thursday, 9 january of 2014

French watchdog fines Google over user data


French watchdog fines Google over user data

The French data-protection watchdog has slapped Google Inc. with a record €150,000 fine, alleging that the U.S. company’s handling of user data violates French privacy laws.

“The company does not sufficiently inform its users of the conditions in which their personal data are processed, nor of the purposes of this processing,” the watchdog, the Commission Nationale de l’Informatique et des Libertés, or CNIL, said Wednesday in a statement. “Consequently, they are not able to exercise their rights, in particular their right of access, objection or deletion.”

Google also failed to comply with its obligation to obtain user consent before storing cookies on their terminals, and to define retention periods applicable to the data which it processes, CNIL added.

The CNIL ordered the U.S. Internet giant to post a statement on the ruling on its French home page for at least 48 hours within the next eight days.

“We have engaged fully with the CNIL throughout this process to explain our privacy policy and how it allows us to create simpler, more effective services,” a Google spokesman said. “We will be reading this report closely to determine the next steps.”

France’s case against Google is the latest front in a broader war, as European authorities worry about the power a group of largely American companies has gained over the continent’s Internet economy.

Investigators and politicians from Brussels to Rome are looking at everything from Google’s search engine to how Apple Inc. decides what gets into its application store - and whether companies like those and Inc. are paying enough corporate tax.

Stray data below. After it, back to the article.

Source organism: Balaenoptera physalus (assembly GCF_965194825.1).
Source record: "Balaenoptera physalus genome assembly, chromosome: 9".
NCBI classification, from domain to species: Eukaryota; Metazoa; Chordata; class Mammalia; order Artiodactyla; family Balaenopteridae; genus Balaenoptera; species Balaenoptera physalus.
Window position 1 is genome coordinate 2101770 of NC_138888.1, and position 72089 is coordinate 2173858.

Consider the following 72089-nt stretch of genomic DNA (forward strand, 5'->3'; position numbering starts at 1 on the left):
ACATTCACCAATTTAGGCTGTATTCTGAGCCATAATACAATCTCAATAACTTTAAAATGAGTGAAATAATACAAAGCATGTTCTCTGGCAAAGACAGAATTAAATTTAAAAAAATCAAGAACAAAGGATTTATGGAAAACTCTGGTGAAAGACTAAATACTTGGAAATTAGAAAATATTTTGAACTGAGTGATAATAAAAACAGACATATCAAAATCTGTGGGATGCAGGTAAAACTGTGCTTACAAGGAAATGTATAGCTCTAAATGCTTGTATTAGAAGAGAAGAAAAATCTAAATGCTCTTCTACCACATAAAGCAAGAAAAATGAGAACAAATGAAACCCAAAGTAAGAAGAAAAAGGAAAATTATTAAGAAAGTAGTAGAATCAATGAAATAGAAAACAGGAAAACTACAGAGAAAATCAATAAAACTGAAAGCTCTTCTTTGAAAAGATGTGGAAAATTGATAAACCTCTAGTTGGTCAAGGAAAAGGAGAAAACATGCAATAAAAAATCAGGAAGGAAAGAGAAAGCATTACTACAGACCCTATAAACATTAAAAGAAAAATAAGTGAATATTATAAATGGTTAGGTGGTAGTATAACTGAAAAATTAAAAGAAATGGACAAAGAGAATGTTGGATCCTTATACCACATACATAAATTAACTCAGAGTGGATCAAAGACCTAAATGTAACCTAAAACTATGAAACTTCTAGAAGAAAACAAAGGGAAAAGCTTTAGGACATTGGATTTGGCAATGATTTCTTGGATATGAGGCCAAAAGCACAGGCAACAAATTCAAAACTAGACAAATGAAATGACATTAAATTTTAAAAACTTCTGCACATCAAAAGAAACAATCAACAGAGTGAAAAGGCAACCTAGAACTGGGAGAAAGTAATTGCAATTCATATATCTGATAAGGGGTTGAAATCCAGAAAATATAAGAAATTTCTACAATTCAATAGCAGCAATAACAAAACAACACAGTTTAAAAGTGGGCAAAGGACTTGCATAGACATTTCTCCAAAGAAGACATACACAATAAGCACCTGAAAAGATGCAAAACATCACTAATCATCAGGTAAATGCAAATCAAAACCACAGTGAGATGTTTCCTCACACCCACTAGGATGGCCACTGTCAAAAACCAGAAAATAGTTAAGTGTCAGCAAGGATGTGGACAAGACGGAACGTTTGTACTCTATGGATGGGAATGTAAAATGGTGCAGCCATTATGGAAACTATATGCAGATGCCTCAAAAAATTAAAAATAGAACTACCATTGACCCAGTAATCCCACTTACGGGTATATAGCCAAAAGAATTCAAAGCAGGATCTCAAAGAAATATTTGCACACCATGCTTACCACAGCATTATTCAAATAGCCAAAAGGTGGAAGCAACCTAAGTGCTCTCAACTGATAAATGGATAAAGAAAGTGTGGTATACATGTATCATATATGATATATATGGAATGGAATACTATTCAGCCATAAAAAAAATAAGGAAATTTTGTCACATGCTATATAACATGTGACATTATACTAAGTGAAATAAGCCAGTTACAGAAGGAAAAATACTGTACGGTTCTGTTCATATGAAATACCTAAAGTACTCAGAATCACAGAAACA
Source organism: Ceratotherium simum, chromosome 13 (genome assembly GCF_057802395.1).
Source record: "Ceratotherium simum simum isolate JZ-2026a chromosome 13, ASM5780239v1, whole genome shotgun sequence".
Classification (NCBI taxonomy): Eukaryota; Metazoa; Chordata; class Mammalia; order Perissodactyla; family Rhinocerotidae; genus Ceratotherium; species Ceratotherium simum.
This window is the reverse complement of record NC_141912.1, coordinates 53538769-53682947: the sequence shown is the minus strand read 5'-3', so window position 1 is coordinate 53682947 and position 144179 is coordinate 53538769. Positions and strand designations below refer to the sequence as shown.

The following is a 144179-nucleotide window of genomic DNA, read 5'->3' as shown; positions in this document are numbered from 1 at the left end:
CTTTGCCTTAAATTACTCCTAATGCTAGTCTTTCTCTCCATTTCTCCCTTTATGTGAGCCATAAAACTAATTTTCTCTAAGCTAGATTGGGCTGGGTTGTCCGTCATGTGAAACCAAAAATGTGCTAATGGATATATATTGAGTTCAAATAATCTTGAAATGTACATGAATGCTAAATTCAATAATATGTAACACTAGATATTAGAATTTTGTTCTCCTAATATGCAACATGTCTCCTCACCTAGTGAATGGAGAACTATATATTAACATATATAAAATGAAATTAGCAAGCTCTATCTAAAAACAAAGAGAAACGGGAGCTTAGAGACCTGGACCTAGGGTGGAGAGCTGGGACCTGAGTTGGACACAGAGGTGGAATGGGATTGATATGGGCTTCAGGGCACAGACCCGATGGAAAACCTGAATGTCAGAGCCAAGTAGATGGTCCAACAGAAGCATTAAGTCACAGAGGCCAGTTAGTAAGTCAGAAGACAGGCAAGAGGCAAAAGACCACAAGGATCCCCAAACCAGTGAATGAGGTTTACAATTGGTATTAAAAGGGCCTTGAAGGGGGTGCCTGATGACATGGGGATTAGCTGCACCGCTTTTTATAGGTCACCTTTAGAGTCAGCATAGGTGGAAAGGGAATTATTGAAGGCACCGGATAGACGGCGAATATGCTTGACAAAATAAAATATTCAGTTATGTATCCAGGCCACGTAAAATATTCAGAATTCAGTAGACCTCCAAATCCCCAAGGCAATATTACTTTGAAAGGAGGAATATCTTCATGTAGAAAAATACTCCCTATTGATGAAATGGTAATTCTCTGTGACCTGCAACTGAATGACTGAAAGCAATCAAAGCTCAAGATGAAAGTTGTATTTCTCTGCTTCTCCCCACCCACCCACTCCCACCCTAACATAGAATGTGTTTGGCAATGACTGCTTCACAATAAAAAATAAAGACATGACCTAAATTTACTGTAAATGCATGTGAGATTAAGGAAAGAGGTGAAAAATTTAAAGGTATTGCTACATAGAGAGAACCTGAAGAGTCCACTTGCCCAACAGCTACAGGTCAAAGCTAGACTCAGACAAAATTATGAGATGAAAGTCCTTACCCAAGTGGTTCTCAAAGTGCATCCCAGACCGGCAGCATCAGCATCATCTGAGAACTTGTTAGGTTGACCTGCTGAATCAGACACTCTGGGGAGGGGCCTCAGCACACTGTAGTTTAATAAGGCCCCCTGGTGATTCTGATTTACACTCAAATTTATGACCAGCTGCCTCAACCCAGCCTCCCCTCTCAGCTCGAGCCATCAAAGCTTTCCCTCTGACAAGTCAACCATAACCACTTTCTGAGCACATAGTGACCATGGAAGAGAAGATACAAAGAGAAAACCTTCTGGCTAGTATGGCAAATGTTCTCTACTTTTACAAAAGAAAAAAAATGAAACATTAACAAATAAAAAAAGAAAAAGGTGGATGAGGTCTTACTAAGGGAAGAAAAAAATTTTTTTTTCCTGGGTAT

The CNIL ruling comes less than a month after Spain fined - Germany, Italy, the Netherlands and the U.K. - are in the midst of parallel investigations into Google’s privacy practices that could lead to sanctions and fines.

In France, the CNIL launched in September a court-like proceeding against Google, the most aggressive step yet among a group of European regulators.

The €150,000 fine is the maximum data-protection penalty for first offenses, and the highest fine ever handed out by the CNIL.

“It is justified by the number and the seriousness of the breaches stated in the case,” said the CNIL.

At issue is a new privacy policy Google outlined in early 2012 allowing its various services—such as Gmail and YouTube - to share user data. Google has said the move simplified privacy controls for users. A number of regulators from EU countries say the move violates European privacy laws, in part by not being specific enough about what Google does with users’ data. But Google has always maintained that the company’s “privacy policy respects European law.”

Google has more at stake than just fines in the investigations. Smart use of user data across the Web is at the core of many Internet business models, often based on selling more targeted advertising to marketers who are fed up with the rising costs of TV commercials as well as the cheap ubiquity of plain Web banners.

(Published by The Wall Street Journal – January 8, 2014)

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